Two young people with a brain tumour are taking part in a clinical trial at Newcastle Hospitals and so far, the results show real promise.
Nine-year-old Pixiebelle Sykes from Manchester and 19-year-old Izzy Smith from Birmingham have a low-grade glioma, the most common type of brain tumour in children.
Low grade gliomas have a good chance of recovery, but treatments such as chemotherapy, radiotherapy, and brain surgery can have life-changing side effects on young people, including heart problems and issues with brain development.
Pixiebelle and Izzy have previously undergone surgery and chemotherapy, but unfortunately both girls relapsed and suffered from side effects.
The trial they’re part of involves taking medication once a week at home with a monthly visit to Newcastle Hospitals’ Great North Children’s Hospital (GNCH).
The trial, called FIREFLY, has been co-ordinated by Dr Quentin Campbell-Hewson and run by Professor Simon Bailey, who are both consultant paediatric oncologists at GNCH.
Dr Campbell-Hewson said:
“Low grade gliomas can be difficult to manage because treatments like chemotherapy can cause long-term damage, especially in children whose central nervous system is developing.
“Unlike chemotherapy and radiotherapy, this particular drug targets the tumour without damaging the surrounding healthy areas. So far, the results are promising, and we are hopeful that this could change how we treat low-grade gliomas in the future.
“We are incredibly grateful to the Sir Bobby Robson Foundation and Children’s Cancer North for their ongoing support which helps us to offer cancer trials to children and young people.”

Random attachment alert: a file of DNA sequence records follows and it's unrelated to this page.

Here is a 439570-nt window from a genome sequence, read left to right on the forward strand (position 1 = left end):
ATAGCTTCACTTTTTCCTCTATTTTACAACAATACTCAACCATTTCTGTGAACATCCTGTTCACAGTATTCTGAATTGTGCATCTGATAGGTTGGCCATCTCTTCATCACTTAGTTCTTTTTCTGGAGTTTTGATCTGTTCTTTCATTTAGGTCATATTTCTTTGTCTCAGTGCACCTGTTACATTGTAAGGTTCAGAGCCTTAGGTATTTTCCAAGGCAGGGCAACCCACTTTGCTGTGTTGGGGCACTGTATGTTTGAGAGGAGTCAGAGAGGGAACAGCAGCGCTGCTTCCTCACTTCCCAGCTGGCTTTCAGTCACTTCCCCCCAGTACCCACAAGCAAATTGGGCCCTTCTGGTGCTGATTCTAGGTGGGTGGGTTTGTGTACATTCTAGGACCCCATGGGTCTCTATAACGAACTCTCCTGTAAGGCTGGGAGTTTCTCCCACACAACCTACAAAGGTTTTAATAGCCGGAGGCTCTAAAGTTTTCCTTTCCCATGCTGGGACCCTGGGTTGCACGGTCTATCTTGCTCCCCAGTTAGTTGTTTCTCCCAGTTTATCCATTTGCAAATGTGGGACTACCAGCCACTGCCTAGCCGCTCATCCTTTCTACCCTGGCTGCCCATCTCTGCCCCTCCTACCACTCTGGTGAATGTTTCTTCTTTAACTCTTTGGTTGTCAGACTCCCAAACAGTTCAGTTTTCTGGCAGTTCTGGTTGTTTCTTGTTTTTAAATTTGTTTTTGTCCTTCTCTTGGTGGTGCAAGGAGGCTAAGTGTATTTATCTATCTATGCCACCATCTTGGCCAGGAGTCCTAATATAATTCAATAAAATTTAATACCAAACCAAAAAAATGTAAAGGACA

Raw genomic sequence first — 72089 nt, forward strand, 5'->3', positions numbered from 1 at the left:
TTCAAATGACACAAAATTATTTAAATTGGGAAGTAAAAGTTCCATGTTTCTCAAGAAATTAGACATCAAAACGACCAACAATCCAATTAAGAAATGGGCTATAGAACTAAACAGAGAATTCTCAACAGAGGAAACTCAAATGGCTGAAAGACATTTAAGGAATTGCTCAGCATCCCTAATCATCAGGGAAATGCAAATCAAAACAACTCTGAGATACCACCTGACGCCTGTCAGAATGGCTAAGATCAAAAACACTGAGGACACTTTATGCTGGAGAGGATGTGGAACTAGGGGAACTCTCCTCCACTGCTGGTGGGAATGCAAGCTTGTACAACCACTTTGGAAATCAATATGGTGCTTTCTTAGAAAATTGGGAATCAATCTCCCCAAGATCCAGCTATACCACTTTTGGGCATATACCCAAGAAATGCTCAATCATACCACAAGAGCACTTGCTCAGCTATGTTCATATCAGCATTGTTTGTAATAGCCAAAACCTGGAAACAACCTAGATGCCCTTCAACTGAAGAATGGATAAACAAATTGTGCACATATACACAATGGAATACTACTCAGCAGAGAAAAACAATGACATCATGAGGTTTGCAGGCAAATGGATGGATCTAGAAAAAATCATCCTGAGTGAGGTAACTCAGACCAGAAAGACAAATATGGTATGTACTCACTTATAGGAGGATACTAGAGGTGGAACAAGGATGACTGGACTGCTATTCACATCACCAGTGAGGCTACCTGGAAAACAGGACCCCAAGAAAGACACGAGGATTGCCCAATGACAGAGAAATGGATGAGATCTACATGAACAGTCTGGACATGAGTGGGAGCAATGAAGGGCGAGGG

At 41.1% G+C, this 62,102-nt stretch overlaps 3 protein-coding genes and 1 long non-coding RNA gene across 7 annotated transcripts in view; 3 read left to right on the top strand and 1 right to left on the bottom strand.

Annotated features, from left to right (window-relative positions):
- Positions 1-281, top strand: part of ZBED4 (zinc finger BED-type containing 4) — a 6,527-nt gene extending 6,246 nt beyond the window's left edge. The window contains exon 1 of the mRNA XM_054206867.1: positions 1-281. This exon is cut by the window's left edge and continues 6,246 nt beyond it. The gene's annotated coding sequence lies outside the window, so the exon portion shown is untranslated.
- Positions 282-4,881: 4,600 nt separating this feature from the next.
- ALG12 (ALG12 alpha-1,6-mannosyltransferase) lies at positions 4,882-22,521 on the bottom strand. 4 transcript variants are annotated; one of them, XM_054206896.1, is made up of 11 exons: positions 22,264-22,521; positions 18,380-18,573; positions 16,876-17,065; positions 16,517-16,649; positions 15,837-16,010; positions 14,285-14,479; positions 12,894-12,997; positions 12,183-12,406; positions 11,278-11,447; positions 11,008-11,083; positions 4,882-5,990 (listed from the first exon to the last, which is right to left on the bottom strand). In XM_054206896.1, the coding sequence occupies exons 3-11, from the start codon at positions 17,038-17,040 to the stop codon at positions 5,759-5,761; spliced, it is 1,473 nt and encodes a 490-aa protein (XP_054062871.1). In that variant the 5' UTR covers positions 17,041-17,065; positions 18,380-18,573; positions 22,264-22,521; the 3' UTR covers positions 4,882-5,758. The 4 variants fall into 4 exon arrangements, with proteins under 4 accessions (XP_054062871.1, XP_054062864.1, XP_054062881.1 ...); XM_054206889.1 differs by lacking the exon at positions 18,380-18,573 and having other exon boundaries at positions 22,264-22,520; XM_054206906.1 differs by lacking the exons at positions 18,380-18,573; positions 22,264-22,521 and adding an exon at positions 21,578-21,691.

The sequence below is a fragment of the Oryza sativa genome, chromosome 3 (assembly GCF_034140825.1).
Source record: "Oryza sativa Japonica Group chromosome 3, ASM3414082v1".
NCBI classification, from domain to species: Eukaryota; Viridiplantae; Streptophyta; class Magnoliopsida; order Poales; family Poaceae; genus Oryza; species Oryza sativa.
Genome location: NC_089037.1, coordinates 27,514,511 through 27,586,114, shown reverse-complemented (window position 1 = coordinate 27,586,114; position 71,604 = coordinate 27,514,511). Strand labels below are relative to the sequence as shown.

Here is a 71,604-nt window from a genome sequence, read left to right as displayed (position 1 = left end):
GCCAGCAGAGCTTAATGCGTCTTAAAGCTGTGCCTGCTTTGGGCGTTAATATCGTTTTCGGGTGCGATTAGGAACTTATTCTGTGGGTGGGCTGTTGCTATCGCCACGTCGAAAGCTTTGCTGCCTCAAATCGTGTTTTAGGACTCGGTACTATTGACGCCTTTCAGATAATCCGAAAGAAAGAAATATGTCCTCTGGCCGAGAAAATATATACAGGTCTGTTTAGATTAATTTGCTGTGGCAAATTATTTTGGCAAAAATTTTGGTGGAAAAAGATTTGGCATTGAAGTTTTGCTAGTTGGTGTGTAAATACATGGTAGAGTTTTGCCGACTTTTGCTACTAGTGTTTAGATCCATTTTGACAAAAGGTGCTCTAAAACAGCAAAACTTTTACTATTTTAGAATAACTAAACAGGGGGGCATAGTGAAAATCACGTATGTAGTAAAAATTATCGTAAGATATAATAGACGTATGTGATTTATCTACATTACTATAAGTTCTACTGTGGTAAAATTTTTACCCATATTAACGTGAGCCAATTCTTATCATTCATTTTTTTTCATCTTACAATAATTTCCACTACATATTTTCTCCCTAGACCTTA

Professor Simon Bailey, who specialises in paediatric neuro-oncology and is a professor at Newcastle University, sees Pixiebelle and Izzy in clinic every month. He said:
“When Pixiebelle and Izzy first came to see the team, they had already undergone surgery and gruelling rounds of chemotherapy without long-lasting success.
“Pixiebelle and Izzy’s progress since starting the trial has surpassed all our expectations. I’m delighted that we’ve been able to offer the opportunity to be part of this trial and the difference it’s making to date.
“I want to extend my thanks to everyone involved in getting the trial up and running, including the research nurses, the paediatric oncology nurses, the trial and data managers, as well as every member of the wider team who works tirelessly to deliver vital trials to young cancer patients.”
Newcastle Hospitals is one of only two hospitals in the country running the trial and one of 36 centres worldwide. Izzy was the first patient in the UK to take part in the study.
Mark Robson, chair of the Sir Bobby Robson Foundation, says: “It’s great to hear about the progress being made in treating brain tumours through FIREFLY. Our Foundation funds four specialist research posts at the Great North Children’s Hospital and every step forward in terms of cancer research means improved outcomes for children and young people, like Izzy and Pixiebelle. We wish them both all the very best with their treatment.”
Chris Peacock, Chair of Children’s Cancer North, added: “Children’s Cancer North’s mission is to make life better for children with cancer. Over the past 40 years it’s been at our core to fund vital research, and the close working relationship between Newcastle University and clinical teams at the Great North Children’s Hospital is what leads to patients being able to access these early phase trials. It’s something to be really proud of in our region, and we’re delighted that both Pixiebelle and Izzy are doing so well.”
The study is supported by the National Institute for Health and Care Research Clinical Research Network (NIHR CRN), the research partner of the NHS, public health and social care.